How this property is dealt with depends largely on how it was held by the deceased (ie solely or with
another person/people). If the deceased owned property with other people, then the Estate’s
interest in the property will depend on whether the deceased and the other owners held the
property as ‘joint tenants’ or as ‘tenants in common’.

The main difference between the two holdings is that, if a property is held as joint tenants, the
remaining owners have what is called the ‘right of survivorship’ when one of the owners passes
away. This essentially means that the deceased’s share in the property is automatically absorbed by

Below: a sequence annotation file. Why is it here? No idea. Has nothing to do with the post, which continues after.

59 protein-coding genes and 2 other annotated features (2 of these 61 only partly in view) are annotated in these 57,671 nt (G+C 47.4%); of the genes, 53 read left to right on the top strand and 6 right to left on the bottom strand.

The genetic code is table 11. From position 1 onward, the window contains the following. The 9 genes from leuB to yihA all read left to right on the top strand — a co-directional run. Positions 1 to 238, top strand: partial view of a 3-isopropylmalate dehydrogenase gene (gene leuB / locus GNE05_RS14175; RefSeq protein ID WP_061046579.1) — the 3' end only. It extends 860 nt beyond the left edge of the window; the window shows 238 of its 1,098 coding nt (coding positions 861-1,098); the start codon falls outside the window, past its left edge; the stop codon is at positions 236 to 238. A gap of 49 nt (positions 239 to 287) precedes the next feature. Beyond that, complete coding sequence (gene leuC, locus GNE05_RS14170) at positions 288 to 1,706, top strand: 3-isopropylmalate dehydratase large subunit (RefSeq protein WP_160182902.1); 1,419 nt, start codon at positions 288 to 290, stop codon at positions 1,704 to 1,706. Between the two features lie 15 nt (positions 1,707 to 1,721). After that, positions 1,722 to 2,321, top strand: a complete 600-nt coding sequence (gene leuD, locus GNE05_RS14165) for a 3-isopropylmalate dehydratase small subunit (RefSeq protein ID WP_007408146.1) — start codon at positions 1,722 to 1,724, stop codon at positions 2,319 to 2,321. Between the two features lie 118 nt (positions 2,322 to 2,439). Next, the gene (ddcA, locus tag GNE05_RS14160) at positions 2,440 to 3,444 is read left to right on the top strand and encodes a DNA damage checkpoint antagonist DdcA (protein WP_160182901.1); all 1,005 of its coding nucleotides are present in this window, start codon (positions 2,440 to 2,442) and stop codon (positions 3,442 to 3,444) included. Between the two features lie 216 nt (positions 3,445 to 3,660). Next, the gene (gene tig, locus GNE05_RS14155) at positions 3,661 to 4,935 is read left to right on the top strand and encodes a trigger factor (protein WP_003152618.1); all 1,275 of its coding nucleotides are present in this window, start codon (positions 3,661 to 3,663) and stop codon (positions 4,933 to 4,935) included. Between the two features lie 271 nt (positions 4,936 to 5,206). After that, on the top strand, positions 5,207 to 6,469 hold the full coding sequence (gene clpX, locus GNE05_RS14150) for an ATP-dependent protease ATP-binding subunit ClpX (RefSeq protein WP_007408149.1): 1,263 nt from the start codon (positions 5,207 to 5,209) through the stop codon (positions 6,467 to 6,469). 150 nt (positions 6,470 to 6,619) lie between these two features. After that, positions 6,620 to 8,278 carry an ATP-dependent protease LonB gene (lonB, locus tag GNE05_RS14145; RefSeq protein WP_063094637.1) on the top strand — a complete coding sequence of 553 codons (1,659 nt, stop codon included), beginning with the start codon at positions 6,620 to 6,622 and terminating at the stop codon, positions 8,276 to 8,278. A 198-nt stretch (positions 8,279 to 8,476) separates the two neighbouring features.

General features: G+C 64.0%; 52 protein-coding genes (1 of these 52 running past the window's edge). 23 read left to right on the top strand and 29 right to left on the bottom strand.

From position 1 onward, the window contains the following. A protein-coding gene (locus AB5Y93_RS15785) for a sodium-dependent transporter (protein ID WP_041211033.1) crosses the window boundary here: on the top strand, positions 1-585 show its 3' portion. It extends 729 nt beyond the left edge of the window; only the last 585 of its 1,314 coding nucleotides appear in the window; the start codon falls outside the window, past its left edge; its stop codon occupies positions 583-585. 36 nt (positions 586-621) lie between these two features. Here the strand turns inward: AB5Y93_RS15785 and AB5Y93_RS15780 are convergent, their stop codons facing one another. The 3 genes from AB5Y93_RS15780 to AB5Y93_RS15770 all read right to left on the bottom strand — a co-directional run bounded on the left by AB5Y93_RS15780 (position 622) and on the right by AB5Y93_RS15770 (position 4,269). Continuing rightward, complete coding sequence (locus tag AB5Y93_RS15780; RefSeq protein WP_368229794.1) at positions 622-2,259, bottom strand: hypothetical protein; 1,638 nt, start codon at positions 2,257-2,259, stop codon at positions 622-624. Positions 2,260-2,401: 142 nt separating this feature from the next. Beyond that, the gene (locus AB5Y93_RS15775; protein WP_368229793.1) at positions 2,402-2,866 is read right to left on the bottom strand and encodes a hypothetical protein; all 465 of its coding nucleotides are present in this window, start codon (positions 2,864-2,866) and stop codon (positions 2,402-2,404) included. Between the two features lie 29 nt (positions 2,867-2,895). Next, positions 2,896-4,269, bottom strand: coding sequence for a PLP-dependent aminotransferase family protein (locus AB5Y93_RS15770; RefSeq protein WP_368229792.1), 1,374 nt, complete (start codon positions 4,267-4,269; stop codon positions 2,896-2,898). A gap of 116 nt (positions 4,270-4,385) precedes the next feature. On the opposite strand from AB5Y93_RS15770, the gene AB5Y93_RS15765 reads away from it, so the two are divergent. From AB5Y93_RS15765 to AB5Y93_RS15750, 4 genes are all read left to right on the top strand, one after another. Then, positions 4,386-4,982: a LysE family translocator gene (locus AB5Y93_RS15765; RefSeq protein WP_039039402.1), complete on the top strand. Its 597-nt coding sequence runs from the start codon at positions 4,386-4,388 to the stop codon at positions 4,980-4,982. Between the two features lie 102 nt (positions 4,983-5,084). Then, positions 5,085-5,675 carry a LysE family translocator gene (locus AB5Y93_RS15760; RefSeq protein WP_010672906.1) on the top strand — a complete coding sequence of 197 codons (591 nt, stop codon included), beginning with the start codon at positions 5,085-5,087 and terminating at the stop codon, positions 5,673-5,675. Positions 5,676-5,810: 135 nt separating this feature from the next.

the other owners and the deceased’s share will not form part of their Estate. If the property is held
as tenants in common on the other hand, then this means that the deceased owned a distinct share
in the property, and that share will then be dealt with in accordance with the deceased’s Will or the
rules of intestacy (if the deceased did not have a Will).

Considering the way in which any real property will be held is also an important aspect of Estate
planning. The type of tenancy will determine whether a person’s interest in the property will form
part of their Estate when they pass away (and accordingly pass to their beneficiaries), or whether it
will automatically pass to the remaining owners of the property (and therefore limit the options of
any potential claimants of the Estate in accessing that property).

We suggest that you contact our office on 3262 6122 to discuss the planning of your Estate or for
assistance with an Estate’s administration.